Lighting Up The Cigar Trade
Indians are making a mark in cigar manufacturing, an industry dominated by long-established Cuban and Latin family-owned businesses.
Mel (Mehul) Shah was a 23-year-old, software professional in India when he first pursed a cigar under his lips. He recalls that he immediately felt like a classic Hindi movie villain: “Images of Ajeet and Jeevan, known for their gallant bad boy roles in Hindi movies during the 1960s and the 1970s filled up my mind, the moment I lit my first cigar at a celebratory event.
”That’s the common perception that most Indians still associate with a cigar. 21 years later, happily busting the myth that cigar is for baddies, Shah, 44, is the owner of Palm Springs, Calif., based cigar company Bombay Tobak, famous for its M Bombay line of cigars.
The company rolls out boutique cigars from its factory in Costa Rica, importing 250,000 cigars to the United States in 2016.
Shah is among a handful of Indian Americans who have penetrated the highly competitive U.S. cigar market.
The credit for the growing Indian American presence in the cigar trade in America goes to Rocky (Rakesh) Patel, who founded Rocky Patel Premium Cigars in 1999 in Naples, Fl., after selling his highly successful law practice. Today he owns a luxury conglomerate, known for some of the finest cigars in the world. According to his marketing team, 2016 sales topped $48 million, with imported cigars touching $19 million.
Breaking the conventions
Indians in the United States are widely known to have become major, even dominant forces in the convenience store and motel industry, as we well as doctors, engineers, and software professionals. So, it comes as something of surprise to find them making a mark in cigar manufacturing, an industry dominated by long-established Cuban and Latin family-owned businesses.
Not unpredictably though, many of these cigar stars from India held conventional jobs before taking a stab at this highly cultivated craft.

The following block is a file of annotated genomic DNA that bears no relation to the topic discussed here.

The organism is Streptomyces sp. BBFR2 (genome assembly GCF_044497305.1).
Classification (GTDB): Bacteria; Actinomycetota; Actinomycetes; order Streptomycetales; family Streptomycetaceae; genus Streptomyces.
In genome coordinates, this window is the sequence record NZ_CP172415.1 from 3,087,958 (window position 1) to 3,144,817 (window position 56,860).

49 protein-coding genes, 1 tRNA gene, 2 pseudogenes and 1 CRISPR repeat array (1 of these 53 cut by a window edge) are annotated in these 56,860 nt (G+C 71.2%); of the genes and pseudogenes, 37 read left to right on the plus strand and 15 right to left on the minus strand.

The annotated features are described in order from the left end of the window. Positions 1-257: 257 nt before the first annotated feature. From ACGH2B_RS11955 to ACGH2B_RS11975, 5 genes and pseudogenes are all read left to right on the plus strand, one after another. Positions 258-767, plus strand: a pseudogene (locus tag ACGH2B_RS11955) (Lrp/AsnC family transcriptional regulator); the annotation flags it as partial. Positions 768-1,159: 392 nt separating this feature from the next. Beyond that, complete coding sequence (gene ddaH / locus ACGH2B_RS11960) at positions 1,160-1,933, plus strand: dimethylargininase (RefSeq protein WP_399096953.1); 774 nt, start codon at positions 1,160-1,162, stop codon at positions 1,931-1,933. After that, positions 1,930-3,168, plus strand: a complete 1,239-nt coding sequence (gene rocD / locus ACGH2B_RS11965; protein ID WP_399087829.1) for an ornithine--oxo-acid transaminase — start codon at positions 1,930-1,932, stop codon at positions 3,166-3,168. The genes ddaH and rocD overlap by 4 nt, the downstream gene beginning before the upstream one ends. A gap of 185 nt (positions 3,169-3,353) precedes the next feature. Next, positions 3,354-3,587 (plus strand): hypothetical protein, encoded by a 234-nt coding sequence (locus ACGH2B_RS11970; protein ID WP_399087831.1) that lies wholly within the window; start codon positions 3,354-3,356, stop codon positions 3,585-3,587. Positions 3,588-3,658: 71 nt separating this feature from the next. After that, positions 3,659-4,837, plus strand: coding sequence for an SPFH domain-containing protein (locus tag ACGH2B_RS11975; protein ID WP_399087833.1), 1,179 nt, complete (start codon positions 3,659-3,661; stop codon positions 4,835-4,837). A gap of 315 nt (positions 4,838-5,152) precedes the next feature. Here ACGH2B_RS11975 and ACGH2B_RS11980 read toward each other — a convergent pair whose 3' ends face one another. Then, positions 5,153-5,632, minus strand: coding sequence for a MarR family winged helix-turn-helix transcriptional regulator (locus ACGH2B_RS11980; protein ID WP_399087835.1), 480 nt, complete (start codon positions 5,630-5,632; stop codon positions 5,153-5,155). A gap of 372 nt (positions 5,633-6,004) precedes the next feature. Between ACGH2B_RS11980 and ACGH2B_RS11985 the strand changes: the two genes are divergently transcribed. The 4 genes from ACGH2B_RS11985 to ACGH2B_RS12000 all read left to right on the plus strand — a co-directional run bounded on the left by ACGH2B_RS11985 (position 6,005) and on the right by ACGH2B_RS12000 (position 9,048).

Rocky Patel came to America as a teenager and grew up in Wisconsin. He studied law in Los Angeles practiced in Beverly Hills, where he met many Hollywood stars and celebrities and was introduced to the world of cigars.
He became fascinated with the cigar trade and finally took a plunge into the business and has never looked back.
Patel says: “While it does sound quite groovy if you are associated with a luxury product and perception can be that you are always partying, but it is also a lot of hard work. While establishing my business I worked extremely hard even visiting 600 cities in 700 days. I still spend a lot of time on roads cultivating relationships, understanding consumers and generally making myself accessible to people interested in cigars. It is tiring but very satisfying.”
Mel Shah came to the United States in 2000 to work in the Internet industry. But within a year he was done with software and by 2001 opened his first store. Shah says: “My family had a few stores in the U.S. and we were into smoke and liquor shops. I was fascinated by cigars and wanted to venture into it. In 2011, we partnered with a factory in Costa Rica and in 2014 introduced our line of M Bombay cigars.”
Shah admits that Rocky Patel has been a major inspiration: “It is still a small number of us Indian Americans in the trade and if you ask any of us we would all say Rocky has been an inspiration. He is a real cool guy.”
New York based Jit Singh of The Hampton Cigar Company, among the more recent Indian Americans to enter the cigar trade, says, “When I was approached by a cigar owner to be an ambassador of his products which kind of set the ball rolling for my foray into the field, I did look up to the success of Rocky.”
So what makes Indians successful in the business of cigars? Singh say: “We are very entrepreneurial and we tend to put in a lot of hard work to understand the basics of a trade. That’s what makes all the difference.”
Both Patel and Shah are very hands-on and spend hours in the fields understanding the crop and in factories fermenting and curating blends.
World’s Biggest Market